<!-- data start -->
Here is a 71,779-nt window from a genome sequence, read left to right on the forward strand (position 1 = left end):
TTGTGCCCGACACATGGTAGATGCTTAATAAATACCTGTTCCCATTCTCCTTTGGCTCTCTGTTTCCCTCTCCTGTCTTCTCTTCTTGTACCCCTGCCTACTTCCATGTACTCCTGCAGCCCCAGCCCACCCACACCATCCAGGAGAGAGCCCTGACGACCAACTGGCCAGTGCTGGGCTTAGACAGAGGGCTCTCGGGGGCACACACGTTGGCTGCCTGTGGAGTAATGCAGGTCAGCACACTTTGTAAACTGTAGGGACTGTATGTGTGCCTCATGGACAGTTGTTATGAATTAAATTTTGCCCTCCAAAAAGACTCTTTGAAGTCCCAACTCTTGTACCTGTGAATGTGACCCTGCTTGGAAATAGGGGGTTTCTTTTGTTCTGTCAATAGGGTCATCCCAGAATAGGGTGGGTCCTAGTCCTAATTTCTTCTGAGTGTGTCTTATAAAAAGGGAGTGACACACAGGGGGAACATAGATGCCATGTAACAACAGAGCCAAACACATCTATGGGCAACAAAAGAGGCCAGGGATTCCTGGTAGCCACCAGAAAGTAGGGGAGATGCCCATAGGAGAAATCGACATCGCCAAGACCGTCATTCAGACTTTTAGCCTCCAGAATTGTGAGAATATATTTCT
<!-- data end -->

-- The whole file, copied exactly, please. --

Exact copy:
Here is a 71,779-nt window from a genome sequence, read left to right on the forward strand (position 1 = left end):
TTGTGCCCGACACATGGTAGATGCTTAATAAATACCTGTTCCCATTCTCCTTTGGCTCTCTGTTTCCCTCTCCTGTCTTCTCTTCTTGTACCCCTGCCTACTTCCATGTACTCCTGCAGCCCCAGCCCACCCACACCATCCAGGAGAGAGCCCTGACGACCAACTGGCCAGTGCTGGGCTTAGACAGAGGGCTCTCGGGGGCACACACGTTGGCTGCCTGTGGAGTAATGCAGGTCAGCACACTTTGTAAACTGTAGGGACTGTATGTGTGCCTCATGGACAGTTGTTATGAATTAAATTTTGCCCTCCAAAAAGACTCTTTGAAGTCCCAACTCTTGTACCTGTGAATGTGACCCTGCTTGGAAATAGGGGGTTTCTTTTGTTCTGTCAATAGGGTCATCCCAGAATAGGGTGGGTCCTAGTCCTAATTTCTTCTGAGTGTGTCTTATAAAAAGGGAGTGACACACAGGGGGAACATAGATGCCATGTAACAACAGAGCCAAACACATCTATGGGCAACAAAAGAGGCCAGGGATTCCTGGTAGCCACCAGAAAGTAGGGGAGATGCCCATAGGAGAAATCGACATCGCCAAGACCGTCATTCAGACTTTTAGCCTCCAGAATTGTGAGAATATATTTCT